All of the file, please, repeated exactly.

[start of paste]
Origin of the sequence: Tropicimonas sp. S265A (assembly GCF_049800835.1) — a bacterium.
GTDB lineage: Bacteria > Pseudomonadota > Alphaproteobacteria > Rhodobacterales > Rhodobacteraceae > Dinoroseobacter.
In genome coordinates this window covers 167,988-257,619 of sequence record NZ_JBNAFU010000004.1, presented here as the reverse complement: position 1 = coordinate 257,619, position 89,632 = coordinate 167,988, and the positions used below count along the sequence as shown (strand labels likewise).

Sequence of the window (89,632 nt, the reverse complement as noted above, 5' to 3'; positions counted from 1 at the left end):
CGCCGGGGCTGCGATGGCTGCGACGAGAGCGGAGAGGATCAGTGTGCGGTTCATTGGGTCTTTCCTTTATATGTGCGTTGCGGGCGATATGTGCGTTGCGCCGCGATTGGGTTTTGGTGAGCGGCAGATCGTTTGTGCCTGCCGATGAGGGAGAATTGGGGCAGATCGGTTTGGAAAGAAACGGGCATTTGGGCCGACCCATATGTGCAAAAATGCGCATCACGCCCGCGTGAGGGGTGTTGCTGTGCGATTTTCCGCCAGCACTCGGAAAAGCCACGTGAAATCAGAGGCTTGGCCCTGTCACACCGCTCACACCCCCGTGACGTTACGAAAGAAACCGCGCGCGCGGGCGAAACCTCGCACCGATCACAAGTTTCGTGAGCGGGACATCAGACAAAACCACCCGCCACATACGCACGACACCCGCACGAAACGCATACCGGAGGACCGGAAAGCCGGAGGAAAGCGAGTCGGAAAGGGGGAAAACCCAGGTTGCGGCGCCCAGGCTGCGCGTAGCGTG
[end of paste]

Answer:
Origin of the sequence: Tropicimonas sp. S265A (assembly GCF_049800835.1) — a bacterium.
GTDB lineage: Bacteria > Pseudomonadota > Alphaproteobacteria > Rhodobacterales > Rhodobacteraceae > Dinoroseobacter.
In genome coordinates this window covers 167,988-257,619 of sequence record NZ_JBNAFU010000004.1, presented here as the reverse complement: position 1 = coordinate 257,619, position 89,632 = coordinate 167,988, and the positions used below count along the sequence as shown (strand labels likewise).

Sequence of the window (89,632 nt, the reverse complement as noted above, 5' to 3'; positions counted from 1 at the left end):
CGCCGGGGCTGCGATGGCTGCGACGAGAGCGGAGAGGATCAGTGTGCGGTTCATTGGGTCTTTCCTTTATATGTGCGTTGCGGGCGATATGTGCGTTGCGCCGCGATTGGGTTTTGGTGAGCGGCAGATCGTTTGTGCCTGCCGATGAGGGAGAATTGGGGCAGATCGGTTTGGAAAGAAACGGGCATTTGGGCCGACCCATATGTGCAAAAATGCGCATCACGCCCGCGTGAGGGGTGTTGCTGTGCGATTTTCCGCCAGCACTCGGAAAAGCCACGTGAAATCAGAGGCTTGGCCCTGTCACACCGCTCACACCCCCGTGACGTTACGAAAGAAACCGCGCGCGCGGGCGAAACCTCGCACCGATCACAAGTTTCGTGAGCGGGACATCAGACAAAACCACCCGCCACATACGCACGACACCCGCACGAAACGCATACCGGAGGACCGGAAAGCCGGAGGAAAGCGAGTCGGAAAGGGGGAAAACCCAGGTTGCGGCGCCCAGGCTGCGCGTAGCGTG